The Gamble House is a demolished residence at 2918 Werk Road in Cincinnati, Ohio. It was the home of James Norris Gamble, an inventor, humanitarian, and son of Proctor & Gamble’s co-founder.
Ratonagh, more commonly known as the Gamble House, was constructed by James Norris Gamble on the site of his father’s earlier dwelling in 1875. 1 3 5 Named after the Gamble clan’s ancestral hometown in Northern Ireland, the 2½-story, 2,644 square-foot Queen Anne residence was situated on a 60-acre plot. 3
Gamble resided in the vast house for 57 years until his death in 1932. 3 5 10 His daughter, Olivia, lived in the house until she died in the 1960s. The house was then transferred to the Greenacres Foundation of Indian Hill, founded and headed by philanthropist Louise Nippert. 4 Louise’s late husband, Louis Nippert, was Gamble’s grandson. 3 4
Neglect and Demolition
The size of the Gamble estate had been reduced down to 15 acres by the 21st century, long ago subdivided for subdivisions. 2 On February 18, 2010, Greenacres informed the city that it was soliciting bids for the demolition of the Gamble House, who had long wanted to use the property for an outdoor education center. It also cited costs of maintaining and repairing the house as reasons to move forward with the razing of the house, 3 with the costs of restoration at over $1 million. 5
Two parts of the demolition application were approved on February 22, 4 but on May 12, the residence was placed on the local Historic Landmarks list. 10 17 18 Greenacres rejected an offer of $150,000 to purchase the Gamble House by the Cincinnati Preservation Association on August 13. 15 27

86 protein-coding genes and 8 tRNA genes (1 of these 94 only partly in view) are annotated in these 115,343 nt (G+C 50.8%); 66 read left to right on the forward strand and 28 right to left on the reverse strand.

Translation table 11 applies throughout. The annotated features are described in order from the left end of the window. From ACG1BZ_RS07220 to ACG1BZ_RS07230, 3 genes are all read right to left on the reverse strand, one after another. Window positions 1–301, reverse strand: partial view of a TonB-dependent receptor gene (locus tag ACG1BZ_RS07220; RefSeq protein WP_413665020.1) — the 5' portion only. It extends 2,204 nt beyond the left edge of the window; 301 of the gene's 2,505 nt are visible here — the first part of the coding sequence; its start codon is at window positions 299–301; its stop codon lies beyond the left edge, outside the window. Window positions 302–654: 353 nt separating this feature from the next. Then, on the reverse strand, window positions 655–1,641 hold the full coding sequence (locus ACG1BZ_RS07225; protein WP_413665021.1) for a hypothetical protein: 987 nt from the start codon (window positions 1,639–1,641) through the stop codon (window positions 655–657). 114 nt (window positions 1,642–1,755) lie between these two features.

In mid-September, Greenacres began dismantling the house’s interior in preparation for eventual demolition. 6 7 8 Federal Judge Susan J. Dlott ordered Greenacres to stop dismantling the Gamble House on September 28 and to put parts of the house that were removed back together. 7 The order directed that “nothing else be removed from the house without prior approval of this Court.” Later, Dlott ordered Greenacres until December 17 to produce an inventory of “all structural and non-structural items that have been removed” from the residence. 10
The Cincinnati Historic Conservation Board denied an application for a certificate of appropriateness to demolish the residence on December 6. 10 11 In a split vote of the Cincinnati Livable Communities Committee on the following day, the city voted to set aside $300,000 to purchase the Gamble House. 11 12
Greenacres rejected a third bid of $250,000 from the Cincinnati Preservation Association to purchase the Gamble House on January 26, 2011. 26 27 The city Zoning Board of Appeals voted 4-0 on February 28 to uphold a decision to deny a request by Greenacres for a demolition permit 24 and on March 2, the city Board of Housing Appeals voted 5-1 to deny an appeal by Greenacres to avoid obtaining a Vacant Building Maintenance License.
In July, County Common Pleas Magistrate Michael L. Bachman declared that a demolition permit be awarded to Greenacres for the Gamble House, noting that the house was declared historic only after Greenacres filed for a demolition permit. 23 County Common Pleas Judge Robert Winkler ruled on January 20, 2012, that the demolition proceedings of the Gamble House should continue. 22 A three-judge panel of Ohio’s First District Court of Appeals ruled on October 17 that the city could not refuse to issue a demolition permit for the Gamble House based on the urban conservator’s determination that the structure had historical significance. 21
On January 23, 2013, a demolition permit was issued for the Gamble House 20 and it was demolished on April 1. 19